when you hear a politician talk about ‘tough decisions’ don’t forget to laugh.
There is a key difference between making a tough decision (like the dilemma a coyote has to take between chewing his own paw off to get out of a snare for instance) in the real world, and of doing so as a politician, because it represents a false pretence.
No politician has ever had to close their business (of politics – and by that I mean underwrite all contingent claims upon their decisions) or give up all future income as a result of their decisions.
So in future, if you talk to a politician who says ‘we have to make a tough decision’ then ask them this ‘Are you willing to give up 10% of your future pension if your decision doesn’t work out?’. I’d love to see if the likes of Brian Lenihan would be willing to forgo all retirement benefits if NAMA doesn’t work.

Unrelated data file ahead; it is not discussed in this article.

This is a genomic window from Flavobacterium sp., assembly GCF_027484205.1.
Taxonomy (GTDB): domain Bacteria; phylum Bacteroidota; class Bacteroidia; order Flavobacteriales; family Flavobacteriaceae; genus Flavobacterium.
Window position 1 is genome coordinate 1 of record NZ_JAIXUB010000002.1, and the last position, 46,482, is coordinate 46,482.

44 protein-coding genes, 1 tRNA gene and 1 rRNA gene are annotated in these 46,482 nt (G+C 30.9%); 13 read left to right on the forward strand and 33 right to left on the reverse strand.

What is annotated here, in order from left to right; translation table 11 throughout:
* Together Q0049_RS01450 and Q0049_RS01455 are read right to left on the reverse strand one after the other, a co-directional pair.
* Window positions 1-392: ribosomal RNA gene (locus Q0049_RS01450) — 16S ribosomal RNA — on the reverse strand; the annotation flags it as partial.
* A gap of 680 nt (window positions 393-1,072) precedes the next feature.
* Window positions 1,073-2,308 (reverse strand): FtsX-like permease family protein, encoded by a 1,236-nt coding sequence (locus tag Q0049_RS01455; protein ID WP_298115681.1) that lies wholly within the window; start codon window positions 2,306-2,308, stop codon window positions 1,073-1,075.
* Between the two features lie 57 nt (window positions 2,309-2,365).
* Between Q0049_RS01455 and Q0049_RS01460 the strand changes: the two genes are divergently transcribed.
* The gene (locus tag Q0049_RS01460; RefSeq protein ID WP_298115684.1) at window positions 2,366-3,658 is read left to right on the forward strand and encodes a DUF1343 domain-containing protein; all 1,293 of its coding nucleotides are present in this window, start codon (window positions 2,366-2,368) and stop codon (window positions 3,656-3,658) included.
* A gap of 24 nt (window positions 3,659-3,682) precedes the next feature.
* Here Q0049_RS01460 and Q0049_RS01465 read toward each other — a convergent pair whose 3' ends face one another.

Naturally – like every person who evades true responsibility – he would say ‘no, sure I have bills to pay/family to raise’, but for everybody else who works in the real world that is precisely the level of risk you tend to take, if you make a really bad call you suffer for it.
Instead, when a politician makes a ‘tough decision’ that goes wrong the bill is dumped upon somebody elses shoulders, namely: taxpayers.
When anybody in the body politic talks about ‘tough decisions’ ask them ‘how tough? Like, tough enough that you’d be willing to take a hit personally if it doesn’t work out?’, if they don’t agree to it then it’s an instant litmus test that they are spoofers.